|Elijah Rock as Roland Hayes in "Breath & Imagination"|
(photo: Mike Ritter/Ritterbin Photography)
Arts Emerson’s latest offering has deep and broad Boston roots. “Breath and Imagination”, the musical play by Daniel Beaty, is the true storytelling of the life and career of Roland Hayes (Elijah Rock). Hayes, the son of a slave, became the first world-renowned African American classical vocalist, based in Boston with an impressive history of Symphony Hall appearances. As directed here by David Dower, the city can once again be duly proud of its connection with the famed performer.
The play begins in 1942 at the Georgian plantation home of Hayes’ slave grandparents, where he planned to open a mixed-race music school. Then there are flashbacks to early childhood (Hayes having been born in 1887, moving about thirteen years later to Tennessee), with his beloved mother Fanny or “Angel Mo’” (Harriet D. Foy). Several encounters with music teachers and others (all played by Nehal Joshi) follow, especially after Hayes is exposed to the voice of Caruso singing from “Elixir of Love”. The story takes us to the point in his career where he moved to Boston, then finally Brookline. During a European tour in 1923, he was first booed and hissed for ten minutes until he began to sing and won over the audience. In 1917 he sold out his self-arranged Symphony Hall concert. He also Taught at Boston College. He died in 1977 and was buried in Mount Hope Cemetery in Dorchester.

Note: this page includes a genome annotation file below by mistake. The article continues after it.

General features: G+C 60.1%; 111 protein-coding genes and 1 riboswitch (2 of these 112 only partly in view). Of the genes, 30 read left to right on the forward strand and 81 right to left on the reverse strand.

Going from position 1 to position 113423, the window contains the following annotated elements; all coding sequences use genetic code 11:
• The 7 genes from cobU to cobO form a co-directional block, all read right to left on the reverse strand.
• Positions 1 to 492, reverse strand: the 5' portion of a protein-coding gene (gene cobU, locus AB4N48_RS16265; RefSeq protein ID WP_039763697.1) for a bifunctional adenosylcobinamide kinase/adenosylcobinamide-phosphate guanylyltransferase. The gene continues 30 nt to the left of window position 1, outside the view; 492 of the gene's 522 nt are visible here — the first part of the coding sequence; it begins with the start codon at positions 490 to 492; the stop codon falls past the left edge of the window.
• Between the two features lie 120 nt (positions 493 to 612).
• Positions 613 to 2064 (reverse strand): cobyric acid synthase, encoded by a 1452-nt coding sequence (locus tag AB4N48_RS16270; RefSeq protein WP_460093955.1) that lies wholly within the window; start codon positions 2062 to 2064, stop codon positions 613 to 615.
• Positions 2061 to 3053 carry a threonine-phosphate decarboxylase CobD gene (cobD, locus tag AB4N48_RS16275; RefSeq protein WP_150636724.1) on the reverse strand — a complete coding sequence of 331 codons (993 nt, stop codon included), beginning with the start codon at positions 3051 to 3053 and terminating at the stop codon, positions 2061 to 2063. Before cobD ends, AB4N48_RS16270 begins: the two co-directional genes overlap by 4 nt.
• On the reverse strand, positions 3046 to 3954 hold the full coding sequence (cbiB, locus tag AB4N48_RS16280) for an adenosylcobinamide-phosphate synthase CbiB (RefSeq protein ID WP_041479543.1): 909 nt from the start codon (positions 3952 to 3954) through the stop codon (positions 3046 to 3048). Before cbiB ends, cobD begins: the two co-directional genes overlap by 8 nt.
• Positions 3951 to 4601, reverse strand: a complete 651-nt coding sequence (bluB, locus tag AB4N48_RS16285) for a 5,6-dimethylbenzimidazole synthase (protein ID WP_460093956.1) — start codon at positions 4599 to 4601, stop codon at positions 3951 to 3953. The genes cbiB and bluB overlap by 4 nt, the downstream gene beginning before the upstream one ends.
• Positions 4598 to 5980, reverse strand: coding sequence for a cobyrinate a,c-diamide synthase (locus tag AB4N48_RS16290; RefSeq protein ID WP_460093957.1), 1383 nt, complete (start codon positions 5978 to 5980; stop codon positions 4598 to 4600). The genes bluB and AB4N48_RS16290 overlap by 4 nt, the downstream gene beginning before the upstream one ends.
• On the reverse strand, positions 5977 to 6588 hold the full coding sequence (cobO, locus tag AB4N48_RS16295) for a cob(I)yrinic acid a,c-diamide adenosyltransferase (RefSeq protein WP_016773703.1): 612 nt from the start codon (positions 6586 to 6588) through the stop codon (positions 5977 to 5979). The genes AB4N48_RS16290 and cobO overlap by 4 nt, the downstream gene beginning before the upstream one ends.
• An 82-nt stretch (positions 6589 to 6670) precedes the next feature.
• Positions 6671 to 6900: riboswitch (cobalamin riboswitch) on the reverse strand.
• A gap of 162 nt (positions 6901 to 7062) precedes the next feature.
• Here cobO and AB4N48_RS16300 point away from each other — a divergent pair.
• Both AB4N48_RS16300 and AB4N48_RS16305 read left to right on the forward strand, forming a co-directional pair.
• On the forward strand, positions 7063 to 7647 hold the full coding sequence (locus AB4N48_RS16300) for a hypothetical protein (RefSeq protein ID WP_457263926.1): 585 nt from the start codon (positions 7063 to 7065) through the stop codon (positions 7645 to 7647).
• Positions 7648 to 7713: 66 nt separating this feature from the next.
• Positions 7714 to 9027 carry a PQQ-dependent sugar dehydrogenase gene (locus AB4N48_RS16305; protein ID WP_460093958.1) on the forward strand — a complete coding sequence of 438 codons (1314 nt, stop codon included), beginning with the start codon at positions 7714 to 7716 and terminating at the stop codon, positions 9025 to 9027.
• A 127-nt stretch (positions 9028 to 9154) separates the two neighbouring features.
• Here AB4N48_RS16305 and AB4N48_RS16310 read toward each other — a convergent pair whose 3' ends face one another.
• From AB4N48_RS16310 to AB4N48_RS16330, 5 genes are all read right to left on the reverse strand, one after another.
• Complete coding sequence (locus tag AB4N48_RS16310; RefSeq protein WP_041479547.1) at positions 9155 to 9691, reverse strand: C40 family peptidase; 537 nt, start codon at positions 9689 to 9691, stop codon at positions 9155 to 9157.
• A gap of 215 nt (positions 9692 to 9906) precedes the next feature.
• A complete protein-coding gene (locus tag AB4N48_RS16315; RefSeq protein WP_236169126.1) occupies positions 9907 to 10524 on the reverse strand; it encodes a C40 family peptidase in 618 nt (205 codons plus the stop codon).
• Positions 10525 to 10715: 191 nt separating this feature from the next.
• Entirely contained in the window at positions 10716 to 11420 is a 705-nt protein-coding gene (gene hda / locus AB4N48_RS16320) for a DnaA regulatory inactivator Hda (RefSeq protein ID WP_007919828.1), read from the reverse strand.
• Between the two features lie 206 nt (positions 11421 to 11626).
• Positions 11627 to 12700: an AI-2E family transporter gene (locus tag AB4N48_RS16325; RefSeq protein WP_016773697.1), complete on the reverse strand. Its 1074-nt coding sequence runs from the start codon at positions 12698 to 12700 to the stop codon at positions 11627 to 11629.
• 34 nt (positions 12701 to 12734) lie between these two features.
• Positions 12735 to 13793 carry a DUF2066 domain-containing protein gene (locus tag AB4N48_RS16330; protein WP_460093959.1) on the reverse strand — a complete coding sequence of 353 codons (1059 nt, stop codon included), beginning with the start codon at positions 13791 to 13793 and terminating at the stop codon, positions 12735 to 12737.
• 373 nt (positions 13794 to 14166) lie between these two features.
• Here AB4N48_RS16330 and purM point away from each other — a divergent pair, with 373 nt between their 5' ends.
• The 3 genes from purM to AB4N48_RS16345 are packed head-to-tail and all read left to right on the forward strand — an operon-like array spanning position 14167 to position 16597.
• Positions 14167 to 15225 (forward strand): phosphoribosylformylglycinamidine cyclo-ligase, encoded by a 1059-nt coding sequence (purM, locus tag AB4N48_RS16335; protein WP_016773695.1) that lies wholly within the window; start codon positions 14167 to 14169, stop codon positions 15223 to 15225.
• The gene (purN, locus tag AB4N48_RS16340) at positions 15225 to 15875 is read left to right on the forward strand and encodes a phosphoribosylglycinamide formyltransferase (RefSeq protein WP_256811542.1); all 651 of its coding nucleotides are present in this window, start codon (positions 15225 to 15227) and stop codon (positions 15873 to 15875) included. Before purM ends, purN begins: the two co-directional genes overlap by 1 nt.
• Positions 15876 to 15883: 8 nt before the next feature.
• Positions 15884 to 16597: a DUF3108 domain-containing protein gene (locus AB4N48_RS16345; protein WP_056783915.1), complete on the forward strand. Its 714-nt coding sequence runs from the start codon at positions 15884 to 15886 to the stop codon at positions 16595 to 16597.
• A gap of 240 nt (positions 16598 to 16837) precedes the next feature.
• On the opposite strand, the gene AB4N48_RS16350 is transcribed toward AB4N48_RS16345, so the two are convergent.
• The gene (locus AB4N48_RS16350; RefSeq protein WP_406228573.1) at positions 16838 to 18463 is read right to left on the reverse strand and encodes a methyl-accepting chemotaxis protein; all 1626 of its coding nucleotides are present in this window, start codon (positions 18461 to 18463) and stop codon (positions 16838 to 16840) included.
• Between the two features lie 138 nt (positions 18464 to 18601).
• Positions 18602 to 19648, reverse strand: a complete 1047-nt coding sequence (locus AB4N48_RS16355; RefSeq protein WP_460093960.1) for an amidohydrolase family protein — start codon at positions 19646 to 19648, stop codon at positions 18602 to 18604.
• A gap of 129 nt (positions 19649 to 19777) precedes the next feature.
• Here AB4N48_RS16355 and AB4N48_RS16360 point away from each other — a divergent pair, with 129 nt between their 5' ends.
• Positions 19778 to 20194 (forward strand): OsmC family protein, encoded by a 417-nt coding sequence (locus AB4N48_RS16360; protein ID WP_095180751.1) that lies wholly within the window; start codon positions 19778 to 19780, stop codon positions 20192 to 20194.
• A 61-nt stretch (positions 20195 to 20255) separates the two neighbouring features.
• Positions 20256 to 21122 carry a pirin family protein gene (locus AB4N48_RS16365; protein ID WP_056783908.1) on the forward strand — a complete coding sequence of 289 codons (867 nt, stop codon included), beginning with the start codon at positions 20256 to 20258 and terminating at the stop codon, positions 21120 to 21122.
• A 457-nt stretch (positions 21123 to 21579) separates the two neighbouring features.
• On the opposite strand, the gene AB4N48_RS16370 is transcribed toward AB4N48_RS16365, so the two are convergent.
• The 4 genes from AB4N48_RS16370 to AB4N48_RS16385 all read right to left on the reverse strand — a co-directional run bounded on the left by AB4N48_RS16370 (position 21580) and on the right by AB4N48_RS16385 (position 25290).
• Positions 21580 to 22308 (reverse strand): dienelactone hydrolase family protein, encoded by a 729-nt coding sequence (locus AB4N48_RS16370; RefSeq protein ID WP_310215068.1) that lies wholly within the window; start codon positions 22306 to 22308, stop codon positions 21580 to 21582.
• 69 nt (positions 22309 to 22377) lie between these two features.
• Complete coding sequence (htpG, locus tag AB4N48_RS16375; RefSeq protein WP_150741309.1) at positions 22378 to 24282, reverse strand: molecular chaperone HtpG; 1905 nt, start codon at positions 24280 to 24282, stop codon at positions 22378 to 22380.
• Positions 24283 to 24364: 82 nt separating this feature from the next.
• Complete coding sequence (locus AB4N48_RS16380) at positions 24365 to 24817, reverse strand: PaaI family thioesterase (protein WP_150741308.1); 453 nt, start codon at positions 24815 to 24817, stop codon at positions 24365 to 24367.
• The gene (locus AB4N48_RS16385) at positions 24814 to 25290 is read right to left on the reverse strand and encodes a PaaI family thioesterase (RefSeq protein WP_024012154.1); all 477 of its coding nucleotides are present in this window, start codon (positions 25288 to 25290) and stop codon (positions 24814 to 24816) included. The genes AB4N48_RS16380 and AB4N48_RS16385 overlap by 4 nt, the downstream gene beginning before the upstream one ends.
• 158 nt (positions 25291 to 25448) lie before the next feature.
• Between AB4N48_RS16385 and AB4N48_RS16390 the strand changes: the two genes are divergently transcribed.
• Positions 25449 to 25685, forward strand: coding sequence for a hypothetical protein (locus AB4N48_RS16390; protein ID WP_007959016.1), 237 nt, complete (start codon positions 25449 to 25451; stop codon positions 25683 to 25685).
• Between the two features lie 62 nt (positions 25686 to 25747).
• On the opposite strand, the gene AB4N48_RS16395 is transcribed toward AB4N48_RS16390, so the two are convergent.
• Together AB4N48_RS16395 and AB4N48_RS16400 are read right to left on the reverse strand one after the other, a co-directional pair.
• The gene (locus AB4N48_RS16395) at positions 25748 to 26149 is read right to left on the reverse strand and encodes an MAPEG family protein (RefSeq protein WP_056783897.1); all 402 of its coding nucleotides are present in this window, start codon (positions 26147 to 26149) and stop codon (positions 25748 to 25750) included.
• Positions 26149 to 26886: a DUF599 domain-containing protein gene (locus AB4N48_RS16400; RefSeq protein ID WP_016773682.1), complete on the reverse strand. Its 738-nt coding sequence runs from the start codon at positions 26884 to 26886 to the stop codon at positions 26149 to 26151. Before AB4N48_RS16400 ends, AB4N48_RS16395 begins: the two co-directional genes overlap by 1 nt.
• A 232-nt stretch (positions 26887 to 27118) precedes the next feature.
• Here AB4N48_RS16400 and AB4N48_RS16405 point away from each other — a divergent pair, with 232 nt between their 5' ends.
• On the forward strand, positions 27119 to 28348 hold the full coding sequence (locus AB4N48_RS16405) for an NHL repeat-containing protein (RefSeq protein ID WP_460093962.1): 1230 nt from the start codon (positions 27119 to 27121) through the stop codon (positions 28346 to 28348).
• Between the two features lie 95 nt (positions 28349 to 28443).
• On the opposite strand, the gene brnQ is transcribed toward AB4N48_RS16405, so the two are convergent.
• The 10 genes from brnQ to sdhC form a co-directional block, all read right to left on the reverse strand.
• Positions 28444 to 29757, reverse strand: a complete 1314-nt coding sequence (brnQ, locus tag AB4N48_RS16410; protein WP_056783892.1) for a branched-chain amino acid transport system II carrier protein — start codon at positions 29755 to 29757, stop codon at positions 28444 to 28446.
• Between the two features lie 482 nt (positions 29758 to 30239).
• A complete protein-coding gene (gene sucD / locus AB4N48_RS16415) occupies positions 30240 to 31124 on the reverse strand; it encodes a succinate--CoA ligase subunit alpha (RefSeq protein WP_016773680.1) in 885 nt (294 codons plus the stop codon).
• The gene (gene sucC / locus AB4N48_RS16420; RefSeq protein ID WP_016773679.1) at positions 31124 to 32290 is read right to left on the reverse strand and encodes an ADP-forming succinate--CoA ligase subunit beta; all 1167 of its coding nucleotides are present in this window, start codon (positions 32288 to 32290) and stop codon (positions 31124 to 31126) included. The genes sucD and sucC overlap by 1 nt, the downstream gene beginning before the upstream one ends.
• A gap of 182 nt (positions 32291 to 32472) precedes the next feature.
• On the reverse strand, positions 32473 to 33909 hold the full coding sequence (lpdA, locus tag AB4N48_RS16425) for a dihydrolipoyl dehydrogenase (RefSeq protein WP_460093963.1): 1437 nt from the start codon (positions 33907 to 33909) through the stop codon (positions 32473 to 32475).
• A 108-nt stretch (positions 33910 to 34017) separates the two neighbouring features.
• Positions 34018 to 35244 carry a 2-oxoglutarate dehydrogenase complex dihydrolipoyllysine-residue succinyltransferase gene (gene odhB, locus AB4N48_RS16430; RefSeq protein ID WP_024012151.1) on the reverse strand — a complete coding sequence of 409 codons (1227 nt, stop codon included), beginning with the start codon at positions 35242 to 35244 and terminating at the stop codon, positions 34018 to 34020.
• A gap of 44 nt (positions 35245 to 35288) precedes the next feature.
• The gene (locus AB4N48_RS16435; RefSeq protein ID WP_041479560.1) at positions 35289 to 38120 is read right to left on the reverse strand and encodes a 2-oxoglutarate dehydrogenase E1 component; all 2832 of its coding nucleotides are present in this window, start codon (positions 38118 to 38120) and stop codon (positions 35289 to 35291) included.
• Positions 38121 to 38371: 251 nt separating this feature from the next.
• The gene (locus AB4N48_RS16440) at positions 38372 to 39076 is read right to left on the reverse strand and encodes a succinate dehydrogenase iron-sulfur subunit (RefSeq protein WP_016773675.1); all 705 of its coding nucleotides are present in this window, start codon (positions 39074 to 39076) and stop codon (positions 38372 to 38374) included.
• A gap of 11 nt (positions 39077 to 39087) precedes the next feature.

The performances are uniformly exceptional. Rock is true to his name, anchoring the production with a fine voice and dignified bearing. Foy is a great foil for some of Hayes’ fantasies, a real steel magnolia if ever there was one. Joshi is astonishingly versatile, playing males and females, humans and horses (well, at least one, Molly by name). And the piano accompaniment by Jonathan Mastro is involved in every emotional moment. The writing of the play by Beaty is sometimes on the purple side (“you carry the pain and the purpose of our people in your throat”), but by and large avoids the overly sentimental hagiography it could easily have become. This production by ArtsEmerson boasts not just Accompaniment but also Music Direction, Arrangements and Additional Music by Mastro. The Scenic and Lighting Design is by Alexander V. Nichols, with Costume Design by Merrily Murray-Walsh and Sound Design by Brendan Doyle, all serving the story well. As we’re told at the beginning of the performance, this is a presentation in the manner of “call and respond”, and the audience surely did that. This is a great African-American story. It’s a great American story. Amen.